The NBL has taken the extraordinary step of threatening fines and demanding players don’t talk about issues like the slippery on-court sponsor stickers which they believe create a serious safety issue.
The league’s slippery decals have dominated conversation all season, with several players slipping and calling for change.
The Players’ Association and the NBL are currently working through the issue, but there has been no solution.
The league receive a significant financial boost from on-court sponsorship, but at present the stickers are compromising player safety.
The @NBL has addressed the decal issue by informing clubs all players and club officials will be FINED if they make any more comments about falling on decals. @NBL funded media have also been told not to discuss the issue.
If we don’t talk about it, it didn’t happen.
Brazilian Sydney Kings star Didi Louzada recently expressed his frustration via social media, and was backed by New Zealand star Corey Webster.
“This league is kidding me – they don‘t care about the players… that’s my thoughts,” Louzada tweeted.
“I‘m tired of being silent.”
The players’ passionate stance on player safety has prompted the NBL to muzzle its players.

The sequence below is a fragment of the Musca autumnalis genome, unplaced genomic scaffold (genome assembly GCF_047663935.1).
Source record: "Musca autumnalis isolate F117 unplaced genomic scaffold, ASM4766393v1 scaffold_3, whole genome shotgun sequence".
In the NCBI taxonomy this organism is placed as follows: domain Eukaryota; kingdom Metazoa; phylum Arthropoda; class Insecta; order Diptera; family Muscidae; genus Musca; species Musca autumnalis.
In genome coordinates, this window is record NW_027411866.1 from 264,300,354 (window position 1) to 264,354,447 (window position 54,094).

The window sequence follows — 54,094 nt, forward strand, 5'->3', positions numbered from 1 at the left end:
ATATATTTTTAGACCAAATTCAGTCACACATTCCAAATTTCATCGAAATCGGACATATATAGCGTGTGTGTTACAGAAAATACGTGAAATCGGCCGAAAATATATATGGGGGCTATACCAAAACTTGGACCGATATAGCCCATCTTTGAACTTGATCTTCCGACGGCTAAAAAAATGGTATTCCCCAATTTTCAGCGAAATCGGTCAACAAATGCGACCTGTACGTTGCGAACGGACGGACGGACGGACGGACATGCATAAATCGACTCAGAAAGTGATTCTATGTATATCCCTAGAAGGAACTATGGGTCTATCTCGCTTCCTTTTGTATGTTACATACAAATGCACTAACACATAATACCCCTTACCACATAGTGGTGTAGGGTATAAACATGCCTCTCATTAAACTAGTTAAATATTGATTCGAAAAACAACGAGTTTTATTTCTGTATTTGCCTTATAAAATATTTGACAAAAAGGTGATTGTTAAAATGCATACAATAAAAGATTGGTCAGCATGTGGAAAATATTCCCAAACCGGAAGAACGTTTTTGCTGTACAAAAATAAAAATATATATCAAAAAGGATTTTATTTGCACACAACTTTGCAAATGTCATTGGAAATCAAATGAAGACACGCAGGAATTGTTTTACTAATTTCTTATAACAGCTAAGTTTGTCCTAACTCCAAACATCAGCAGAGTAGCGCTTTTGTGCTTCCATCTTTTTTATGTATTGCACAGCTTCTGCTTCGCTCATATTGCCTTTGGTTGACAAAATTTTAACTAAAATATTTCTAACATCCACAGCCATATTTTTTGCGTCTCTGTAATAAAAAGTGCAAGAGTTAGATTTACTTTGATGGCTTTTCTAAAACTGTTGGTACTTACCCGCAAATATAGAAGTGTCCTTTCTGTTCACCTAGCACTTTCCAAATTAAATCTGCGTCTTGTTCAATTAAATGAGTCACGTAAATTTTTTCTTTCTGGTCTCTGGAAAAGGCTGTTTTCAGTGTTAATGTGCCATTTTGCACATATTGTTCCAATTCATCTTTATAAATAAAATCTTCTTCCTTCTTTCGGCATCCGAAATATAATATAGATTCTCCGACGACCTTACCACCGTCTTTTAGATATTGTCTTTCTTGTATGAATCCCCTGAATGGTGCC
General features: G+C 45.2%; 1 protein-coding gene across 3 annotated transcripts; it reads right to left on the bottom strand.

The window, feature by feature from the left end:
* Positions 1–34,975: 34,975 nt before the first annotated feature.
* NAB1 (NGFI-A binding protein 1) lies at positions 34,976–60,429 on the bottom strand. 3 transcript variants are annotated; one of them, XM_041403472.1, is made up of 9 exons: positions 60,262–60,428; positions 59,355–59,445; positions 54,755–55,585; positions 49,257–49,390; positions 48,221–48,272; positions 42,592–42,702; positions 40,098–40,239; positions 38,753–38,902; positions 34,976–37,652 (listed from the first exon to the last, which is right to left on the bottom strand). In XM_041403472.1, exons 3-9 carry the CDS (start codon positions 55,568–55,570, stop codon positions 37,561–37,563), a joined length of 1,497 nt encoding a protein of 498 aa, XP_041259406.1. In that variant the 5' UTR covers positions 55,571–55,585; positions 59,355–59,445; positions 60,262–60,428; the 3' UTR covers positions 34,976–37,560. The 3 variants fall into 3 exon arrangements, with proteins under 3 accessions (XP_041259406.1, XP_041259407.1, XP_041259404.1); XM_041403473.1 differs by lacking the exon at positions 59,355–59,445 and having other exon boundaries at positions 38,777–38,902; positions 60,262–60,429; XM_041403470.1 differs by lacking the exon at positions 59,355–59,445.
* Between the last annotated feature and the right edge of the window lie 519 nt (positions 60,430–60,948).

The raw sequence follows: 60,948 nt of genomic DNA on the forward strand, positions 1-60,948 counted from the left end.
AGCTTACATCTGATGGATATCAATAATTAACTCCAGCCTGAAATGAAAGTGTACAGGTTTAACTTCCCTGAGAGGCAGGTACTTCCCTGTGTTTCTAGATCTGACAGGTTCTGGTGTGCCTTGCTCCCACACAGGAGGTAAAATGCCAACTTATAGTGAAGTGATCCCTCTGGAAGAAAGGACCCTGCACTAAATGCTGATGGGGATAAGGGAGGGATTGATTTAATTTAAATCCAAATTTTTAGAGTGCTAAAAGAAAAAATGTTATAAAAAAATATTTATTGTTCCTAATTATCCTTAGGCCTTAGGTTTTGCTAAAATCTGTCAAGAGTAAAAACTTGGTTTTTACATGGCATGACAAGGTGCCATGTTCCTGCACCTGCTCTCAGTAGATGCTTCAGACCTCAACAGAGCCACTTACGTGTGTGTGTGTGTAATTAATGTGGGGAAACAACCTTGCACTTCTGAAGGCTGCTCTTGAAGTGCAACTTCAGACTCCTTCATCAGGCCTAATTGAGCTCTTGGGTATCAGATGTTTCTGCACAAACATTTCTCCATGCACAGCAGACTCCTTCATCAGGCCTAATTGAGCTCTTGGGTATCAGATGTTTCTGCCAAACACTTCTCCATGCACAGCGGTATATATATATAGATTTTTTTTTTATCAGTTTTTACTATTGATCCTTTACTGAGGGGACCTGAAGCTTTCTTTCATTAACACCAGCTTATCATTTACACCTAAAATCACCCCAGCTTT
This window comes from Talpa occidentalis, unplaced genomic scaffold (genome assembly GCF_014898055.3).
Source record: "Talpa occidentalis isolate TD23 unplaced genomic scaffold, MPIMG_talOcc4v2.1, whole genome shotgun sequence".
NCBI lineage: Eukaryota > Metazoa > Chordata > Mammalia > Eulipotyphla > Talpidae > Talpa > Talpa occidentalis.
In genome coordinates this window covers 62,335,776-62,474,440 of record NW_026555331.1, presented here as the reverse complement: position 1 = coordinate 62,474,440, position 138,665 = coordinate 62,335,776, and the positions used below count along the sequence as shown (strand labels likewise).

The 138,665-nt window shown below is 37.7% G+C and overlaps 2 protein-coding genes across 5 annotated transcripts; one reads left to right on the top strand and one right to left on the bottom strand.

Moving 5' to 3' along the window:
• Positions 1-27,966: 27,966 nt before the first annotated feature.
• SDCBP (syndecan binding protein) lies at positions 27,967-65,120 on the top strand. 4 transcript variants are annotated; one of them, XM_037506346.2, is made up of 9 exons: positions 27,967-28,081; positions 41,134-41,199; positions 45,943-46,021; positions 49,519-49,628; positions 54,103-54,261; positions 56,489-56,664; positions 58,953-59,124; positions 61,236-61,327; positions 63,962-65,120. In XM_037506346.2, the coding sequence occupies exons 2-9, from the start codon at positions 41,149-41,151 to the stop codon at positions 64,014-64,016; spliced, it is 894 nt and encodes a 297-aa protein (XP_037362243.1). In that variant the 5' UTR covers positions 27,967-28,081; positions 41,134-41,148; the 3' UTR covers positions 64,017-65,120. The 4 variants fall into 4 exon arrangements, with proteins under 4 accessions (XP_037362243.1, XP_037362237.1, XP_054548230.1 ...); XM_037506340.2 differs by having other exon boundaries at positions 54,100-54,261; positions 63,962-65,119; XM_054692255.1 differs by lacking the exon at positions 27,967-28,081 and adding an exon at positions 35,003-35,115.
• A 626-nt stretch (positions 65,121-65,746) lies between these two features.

Club officials have confirmed to the NCA NewsWire they have received correspondence from the NBL asking them not to publicly address issues that bring the game into disrepute like officiating and the decal issue and that fines could be enforced if they do so.
Australian basketball great, and former Sydney Kings big man, confirmed the players had been muzzled by the league.
“The NBL has addressed the decal issue by informing clubs all players and club officials will be FINED if they make any more comments about falling on decals,” Bogut tweeted.
“NBL funded media have also been told not to discuss the issue. If we don’t talk about it, it didn’t happen.”
It comes as Brisbane Bullets star Nathan Sobey urged the NBL to put player safety before profit and fix the slippery decals.
Sobey is annoyed that the Players‘ Association and players have pushed for change, but nothing has happened.
“If people don’t understand that the players are the ones that are going to make you money with the product they are putting on – it is pretty self-explanatory,” Sobey said.
“Players getting hurt should come first before anything, otherwise there is going to be no games to put that sort of revenue into.
“They (the decals) are not safe – it is what it is.
“The players have preached that and not much is changing, so there isn’t much we can do from continuing to raise the issue.
“I know the Players’ Association are trying as hard as they can, but nothing has changed it and we’ve heard from a lot of people about how unsafe they are.”
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